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I believe that the Jewish people have throughout our long history identified as a unified culture in opposition to and in conflict with powerful tyrannies. The result has been suspicion, hostility, isolation and abuse (anti-Semitism)! This animus has been conditioned into the collective psyche of the nations for four millennia.
I looked forward to responses to my articles in The Jewish Link (“On Hebrew,” December 5, 2019 and “The Ashke-Sefard Dilemma,” November 27, 2019). Thoughtful reflection from those involved in day school education are welcomed. Honest differences of opinion exist on a wide range of topics. However, ad hominem
Moishe (Mark) Bane, the president of the Orthodox Union, in a recent article in their Jewish Action magazine, wrote, “Orthodox Lite families do not seek to reject Torah and halacha but, at the same time, they take a relatively lax approach to religious observance. Orthodox Lite promotes a more casual relationship to religion, with lowered
I fully agree with Rabbi Zahtz’s article concerning the deafening noise at simchas (“Dangerous Simchas,” October 31, 2019). I doubt that even the bat simcha can do much about it even if she threatens to withhold some money.
But I do wish Rabbi Zahtz
Yali Elkin’s utilization of recent parshiyot (“The Great Negotiation,” November 21, 2019) to posit that Jewish existence is tenuous is a truism. His reluctance to recognize the big picture is glaring.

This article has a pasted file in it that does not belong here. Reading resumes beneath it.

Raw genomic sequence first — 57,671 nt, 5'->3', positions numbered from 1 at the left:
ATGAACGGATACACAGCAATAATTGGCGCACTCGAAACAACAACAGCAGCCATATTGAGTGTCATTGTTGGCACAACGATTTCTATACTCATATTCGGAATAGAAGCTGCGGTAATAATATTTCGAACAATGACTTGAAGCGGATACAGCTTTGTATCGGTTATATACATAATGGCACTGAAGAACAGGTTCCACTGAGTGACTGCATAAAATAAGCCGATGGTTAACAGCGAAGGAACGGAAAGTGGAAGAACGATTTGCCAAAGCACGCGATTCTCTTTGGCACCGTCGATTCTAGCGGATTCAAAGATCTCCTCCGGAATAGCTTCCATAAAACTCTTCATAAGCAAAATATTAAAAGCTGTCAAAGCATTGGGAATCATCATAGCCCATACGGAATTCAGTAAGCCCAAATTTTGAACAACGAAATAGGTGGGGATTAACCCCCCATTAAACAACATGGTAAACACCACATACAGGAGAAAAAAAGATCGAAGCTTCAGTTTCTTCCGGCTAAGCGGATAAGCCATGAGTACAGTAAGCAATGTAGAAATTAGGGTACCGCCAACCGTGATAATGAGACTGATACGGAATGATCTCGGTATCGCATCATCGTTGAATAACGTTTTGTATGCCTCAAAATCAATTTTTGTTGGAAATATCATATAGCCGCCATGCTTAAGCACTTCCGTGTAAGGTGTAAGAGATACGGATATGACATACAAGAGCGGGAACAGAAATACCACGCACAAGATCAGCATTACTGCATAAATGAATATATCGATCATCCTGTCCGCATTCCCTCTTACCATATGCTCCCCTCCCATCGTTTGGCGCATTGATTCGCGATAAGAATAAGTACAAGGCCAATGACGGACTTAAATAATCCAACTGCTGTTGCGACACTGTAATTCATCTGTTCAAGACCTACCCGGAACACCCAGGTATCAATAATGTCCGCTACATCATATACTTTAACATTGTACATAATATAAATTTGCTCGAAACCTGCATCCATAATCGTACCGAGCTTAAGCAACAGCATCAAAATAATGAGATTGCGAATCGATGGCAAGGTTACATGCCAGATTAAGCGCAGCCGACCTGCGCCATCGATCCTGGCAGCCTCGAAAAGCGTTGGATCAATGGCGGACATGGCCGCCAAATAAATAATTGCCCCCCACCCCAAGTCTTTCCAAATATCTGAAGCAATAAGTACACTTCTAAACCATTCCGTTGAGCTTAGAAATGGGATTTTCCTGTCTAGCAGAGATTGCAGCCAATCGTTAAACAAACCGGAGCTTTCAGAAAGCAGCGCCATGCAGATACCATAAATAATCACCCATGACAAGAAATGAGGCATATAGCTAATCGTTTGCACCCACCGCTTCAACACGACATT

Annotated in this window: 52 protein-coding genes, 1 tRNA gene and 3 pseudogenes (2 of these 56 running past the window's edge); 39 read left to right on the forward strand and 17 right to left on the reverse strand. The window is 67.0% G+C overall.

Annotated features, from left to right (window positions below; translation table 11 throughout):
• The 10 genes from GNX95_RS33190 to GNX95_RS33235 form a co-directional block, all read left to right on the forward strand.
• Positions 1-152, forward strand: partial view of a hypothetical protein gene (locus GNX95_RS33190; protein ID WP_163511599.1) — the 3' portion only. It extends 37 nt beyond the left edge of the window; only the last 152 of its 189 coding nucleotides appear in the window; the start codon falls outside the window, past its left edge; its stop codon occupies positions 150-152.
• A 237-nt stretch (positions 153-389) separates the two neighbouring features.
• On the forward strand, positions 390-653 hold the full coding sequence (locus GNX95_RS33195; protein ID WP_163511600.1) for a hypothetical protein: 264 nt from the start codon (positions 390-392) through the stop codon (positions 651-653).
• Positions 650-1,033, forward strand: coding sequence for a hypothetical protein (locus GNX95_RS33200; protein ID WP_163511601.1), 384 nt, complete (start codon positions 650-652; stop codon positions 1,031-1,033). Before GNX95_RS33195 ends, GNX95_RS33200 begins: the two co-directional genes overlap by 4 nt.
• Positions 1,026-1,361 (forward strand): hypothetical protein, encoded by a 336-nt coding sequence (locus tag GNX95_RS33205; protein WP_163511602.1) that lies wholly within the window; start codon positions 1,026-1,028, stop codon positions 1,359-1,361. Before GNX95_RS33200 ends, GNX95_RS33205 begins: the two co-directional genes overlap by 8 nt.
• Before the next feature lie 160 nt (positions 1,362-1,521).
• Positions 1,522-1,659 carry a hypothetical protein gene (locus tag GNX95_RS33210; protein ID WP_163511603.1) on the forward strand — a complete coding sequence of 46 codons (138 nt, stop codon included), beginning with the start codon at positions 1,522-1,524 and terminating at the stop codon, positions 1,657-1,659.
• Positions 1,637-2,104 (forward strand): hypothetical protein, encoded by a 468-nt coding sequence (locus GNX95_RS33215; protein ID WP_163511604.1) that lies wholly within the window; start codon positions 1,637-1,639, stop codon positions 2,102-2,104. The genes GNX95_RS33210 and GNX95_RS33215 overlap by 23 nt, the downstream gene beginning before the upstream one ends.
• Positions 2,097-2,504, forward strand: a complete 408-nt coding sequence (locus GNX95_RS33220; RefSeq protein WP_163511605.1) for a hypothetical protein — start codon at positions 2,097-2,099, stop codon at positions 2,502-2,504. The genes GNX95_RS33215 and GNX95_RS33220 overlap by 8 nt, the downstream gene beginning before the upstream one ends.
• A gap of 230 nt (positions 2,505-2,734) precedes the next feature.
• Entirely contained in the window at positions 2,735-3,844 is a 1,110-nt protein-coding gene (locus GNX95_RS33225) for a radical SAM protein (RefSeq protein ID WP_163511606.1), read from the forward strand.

Adherence to the rule of law, the equal application of justice for all and the credo that no
Kudos to Rabbi Pruzansky for his article “The First Modern Orthodox Jew: Two Models” (November 21, 2019), in which he uses Avraham and Lot to exemplify two models of Modern Orthodoxy that may be found in our community. However, while he spends a fair amount of time describing the unhealthy and unsustainable “Lot”
I was surprised to read a piece by Dr. Wallace Greene titled, “The Ashke-Sefard Dilemma” (November 27, 2019), where despite his description as a “Jewish educator” and having “pioneered the Hebrew in America curriculum,” he repeats some common misconceptions about language.
How sad. A rabbi, whose primary role should be to educate and inspire, takes to the pages of The Jewish Link (“The First Modern Orthodox Jew: Two Models,” November 21, 2019) to excoriate a large swath of his own community with the dubious charge of Lot-idian behavior. Somehow, Modern Orthodox life, with all its complexities and
I cringed when I read the disclaimer that preceded Rabbi Steven Pruzansky’s piece (“The First Modern Orthodox Jew: Two Models,” November 21, 2019) this past week. Though I understand the Link included it out of sensitivity to its readers, I strongly believe that a community paper owes its readers no apology for
It was with incredulity that we read the editor’s note prefacing Rabbi Pruzansky’s article in last week’s paper (“The First Modern Orthodox Jew: Two Models,” November 21, 2019), where you discuss the rabbi’s “unvarnished manner” and “strident view,” which you then state “will be shocking to some.”
At the October 29, 2019 Highland Park Borough Council meeting where an anti-Semitism/anti-BDS proposal was voted down (“BDS/Anti-Semitism Wins in Highland Park,” October 31, 2019) a major sticking point was that there seemed to be an apparent split in the “Jewish community” regarding the resolution, and that
Martin Polack’s warning about secular universities ought not to be glibly dismissed (“Warning for Parents Researching Colleges,” October 24, 2019). Many of our yeshiva-educated children are not prepared to deal with the pervasive non-Torah ideas and values of the secular universities. Combined with the Orthodox-Lite